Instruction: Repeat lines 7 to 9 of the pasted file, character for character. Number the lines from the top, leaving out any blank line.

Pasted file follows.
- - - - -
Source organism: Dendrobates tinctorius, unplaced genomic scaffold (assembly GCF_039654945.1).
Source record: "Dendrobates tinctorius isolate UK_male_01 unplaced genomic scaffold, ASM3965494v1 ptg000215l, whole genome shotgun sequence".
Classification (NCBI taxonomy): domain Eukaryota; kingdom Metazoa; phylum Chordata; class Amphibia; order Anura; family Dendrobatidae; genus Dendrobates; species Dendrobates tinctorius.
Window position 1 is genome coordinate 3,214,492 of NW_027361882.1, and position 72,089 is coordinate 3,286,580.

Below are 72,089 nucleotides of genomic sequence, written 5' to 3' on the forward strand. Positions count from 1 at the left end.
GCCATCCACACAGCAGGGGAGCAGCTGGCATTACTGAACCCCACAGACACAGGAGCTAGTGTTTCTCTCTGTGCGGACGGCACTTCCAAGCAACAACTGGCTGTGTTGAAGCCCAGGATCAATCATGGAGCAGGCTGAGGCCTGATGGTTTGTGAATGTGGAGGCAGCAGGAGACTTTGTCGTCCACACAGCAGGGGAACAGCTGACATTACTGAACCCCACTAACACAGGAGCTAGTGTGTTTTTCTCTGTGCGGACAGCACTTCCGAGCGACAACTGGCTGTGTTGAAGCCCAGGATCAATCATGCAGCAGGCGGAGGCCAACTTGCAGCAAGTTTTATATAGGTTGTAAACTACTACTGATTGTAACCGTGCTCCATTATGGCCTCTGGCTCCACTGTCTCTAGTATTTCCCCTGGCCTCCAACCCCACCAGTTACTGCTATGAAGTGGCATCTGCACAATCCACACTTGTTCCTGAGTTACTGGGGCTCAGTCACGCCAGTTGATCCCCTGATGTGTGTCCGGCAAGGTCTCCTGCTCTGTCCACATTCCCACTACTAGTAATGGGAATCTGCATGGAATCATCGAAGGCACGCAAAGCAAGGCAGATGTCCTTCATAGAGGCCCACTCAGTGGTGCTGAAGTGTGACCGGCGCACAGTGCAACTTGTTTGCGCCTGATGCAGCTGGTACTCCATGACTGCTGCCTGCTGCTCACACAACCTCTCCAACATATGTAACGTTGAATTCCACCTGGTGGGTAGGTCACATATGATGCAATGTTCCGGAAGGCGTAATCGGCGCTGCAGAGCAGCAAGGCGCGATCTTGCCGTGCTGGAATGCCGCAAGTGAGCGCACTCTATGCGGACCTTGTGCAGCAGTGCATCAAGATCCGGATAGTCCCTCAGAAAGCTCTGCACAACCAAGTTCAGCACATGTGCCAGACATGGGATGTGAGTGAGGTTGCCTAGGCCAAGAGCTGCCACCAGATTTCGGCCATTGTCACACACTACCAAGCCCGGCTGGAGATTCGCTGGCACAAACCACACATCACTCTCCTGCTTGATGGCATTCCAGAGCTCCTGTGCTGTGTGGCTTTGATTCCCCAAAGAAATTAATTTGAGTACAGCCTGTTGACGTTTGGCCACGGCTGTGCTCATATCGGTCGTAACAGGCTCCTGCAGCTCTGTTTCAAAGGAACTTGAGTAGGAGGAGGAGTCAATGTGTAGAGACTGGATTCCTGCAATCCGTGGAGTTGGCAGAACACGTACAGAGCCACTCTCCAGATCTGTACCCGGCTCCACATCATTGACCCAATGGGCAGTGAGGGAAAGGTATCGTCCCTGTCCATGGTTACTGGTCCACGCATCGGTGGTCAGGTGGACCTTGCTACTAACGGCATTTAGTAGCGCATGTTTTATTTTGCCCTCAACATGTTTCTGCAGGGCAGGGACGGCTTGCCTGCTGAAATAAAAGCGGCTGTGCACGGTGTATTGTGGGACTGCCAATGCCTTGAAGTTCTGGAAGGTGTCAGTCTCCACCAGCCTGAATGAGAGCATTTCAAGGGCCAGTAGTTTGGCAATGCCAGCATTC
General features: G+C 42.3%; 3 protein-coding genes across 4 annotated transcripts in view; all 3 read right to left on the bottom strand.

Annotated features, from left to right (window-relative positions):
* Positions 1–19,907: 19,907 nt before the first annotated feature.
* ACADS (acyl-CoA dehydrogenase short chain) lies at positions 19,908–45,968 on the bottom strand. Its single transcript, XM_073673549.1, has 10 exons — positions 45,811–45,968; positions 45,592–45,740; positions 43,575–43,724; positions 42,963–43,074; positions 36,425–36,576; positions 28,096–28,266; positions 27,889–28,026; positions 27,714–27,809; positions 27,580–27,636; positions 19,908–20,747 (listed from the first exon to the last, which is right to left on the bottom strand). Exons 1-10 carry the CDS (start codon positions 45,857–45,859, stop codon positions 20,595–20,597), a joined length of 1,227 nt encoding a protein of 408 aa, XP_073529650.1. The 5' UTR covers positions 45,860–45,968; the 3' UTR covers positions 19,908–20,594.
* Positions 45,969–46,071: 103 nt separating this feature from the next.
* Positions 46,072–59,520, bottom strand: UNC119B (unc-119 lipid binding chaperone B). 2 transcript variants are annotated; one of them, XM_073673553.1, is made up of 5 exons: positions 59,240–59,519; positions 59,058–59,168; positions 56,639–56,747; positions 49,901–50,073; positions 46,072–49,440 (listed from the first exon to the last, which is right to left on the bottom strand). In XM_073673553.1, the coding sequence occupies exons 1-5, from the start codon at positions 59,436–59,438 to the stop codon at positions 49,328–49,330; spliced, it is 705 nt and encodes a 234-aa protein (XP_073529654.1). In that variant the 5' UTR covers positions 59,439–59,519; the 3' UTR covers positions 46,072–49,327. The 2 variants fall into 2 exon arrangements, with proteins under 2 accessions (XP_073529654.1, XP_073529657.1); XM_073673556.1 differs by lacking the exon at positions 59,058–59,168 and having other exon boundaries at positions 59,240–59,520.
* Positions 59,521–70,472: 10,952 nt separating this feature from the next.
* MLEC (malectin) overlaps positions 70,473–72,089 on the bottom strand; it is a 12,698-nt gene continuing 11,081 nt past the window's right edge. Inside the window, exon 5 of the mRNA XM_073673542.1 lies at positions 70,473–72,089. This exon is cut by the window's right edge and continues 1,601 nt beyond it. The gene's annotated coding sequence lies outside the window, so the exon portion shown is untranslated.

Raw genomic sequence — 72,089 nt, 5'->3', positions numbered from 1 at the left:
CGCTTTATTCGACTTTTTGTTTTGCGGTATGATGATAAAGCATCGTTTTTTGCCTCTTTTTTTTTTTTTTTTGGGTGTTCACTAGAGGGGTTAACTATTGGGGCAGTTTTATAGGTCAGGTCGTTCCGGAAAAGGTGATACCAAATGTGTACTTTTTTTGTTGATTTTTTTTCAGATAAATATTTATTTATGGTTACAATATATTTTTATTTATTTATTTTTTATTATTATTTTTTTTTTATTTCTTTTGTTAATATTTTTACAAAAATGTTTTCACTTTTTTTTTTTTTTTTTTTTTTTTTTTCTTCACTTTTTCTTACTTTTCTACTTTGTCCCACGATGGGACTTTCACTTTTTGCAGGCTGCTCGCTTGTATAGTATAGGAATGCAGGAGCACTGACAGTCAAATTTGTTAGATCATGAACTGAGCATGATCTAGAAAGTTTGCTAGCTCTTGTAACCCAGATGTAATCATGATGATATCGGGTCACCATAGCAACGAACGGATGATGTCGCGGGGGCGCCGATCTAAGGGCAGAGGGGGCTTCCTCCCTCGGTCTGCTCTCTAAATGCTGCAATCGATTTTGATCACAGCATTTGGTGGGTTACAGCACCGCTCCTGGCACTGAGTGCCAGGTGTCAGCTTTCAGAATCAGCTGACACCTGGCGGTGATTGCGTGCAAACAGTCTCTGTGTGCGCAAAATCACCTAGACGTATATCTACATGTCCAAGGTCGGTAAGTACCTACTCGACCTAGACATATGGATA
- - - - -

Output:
General features: G+C 42.3%; 3 protein-coding genes across 4 annotated transcripts in view; all 3 read right to left on the bottom strand.

Annotated features, from left to right (window-relative positions):
* Positions 1–19,907: 19,907 nt before the first annotated feature.